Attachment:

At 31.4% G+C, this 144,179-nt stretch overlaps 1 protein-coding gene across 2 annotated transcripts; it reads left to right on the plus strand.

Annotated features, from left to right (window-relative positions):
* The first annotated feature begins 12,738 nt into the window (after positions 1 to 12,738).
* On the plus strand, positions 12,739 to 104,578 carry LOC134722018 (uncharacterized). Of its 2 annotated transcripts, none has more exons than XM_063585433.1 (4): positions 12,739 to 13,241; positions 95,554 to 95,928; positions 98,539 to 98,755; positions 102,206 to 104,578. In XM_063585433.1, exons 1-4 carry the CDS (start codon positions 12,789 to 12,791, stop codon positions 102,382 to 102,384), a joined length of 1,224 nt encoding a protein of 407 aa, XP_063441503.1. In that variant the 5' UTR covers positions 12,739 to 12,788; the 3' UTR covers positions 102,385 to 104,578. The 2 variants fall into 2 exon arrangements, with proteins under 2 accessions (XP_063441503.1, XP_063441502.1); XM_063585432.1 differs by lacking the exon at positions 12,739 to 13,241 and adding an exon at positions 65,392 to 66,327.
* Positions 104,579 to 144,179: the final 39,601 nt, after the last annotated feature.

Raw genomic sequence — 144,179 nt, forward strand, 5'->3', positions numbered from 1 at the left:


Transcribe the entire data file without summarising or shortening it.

At 31.4% G+C, this 144,179-nt stretch overlaps 1 protein-coding gene across 2 annotated transcripts; it reads left to right on the plus strand.

Annotated features, from left to right (window-relative positions):
* The first annotated feature begins 12,738 nt into the window (after positions 1 to 12,738).
* On the plus strand, positions 12,739 to 104,578 carry LOC134722018 (uncharacterized). Of its 2 annotated transcripts, none has more exons than XM_063585433.1 (4): positions 12,739 to 13,241; positions 95,554 to 95,928; positions 98,539 to 98,755; positions 102,206 to 104,578. In XM_063585433.1, exons 1-4 carry the CDS (start codon positions 12,789 to 12,791, stop codon positions 102,382 to 102,384), a joined length of 1,224 nt encoding a protein of 407 aa, XP_063441503.1. In that variant the 5' UTR covers positions 12,739 to 12,788; the 3' UTR covers positions 102,385 to 104,578. The 2 variants fall into 2 exon arrangements, with proteins under 2 accessions (XP_063441503.1, XP_063441502.1); XM_063585432.1 differs by lacking the exon at positions 12,739 to 13,241 and adding an exon at positions 65,392 to 66,327.
* Positions 104,579 to 144,179: the final 39,601 nt, after the last annotated feature.

Raw genomic sequence — 144,179 nt, forward strand, 5'->3', positions numbered from 1 at the left: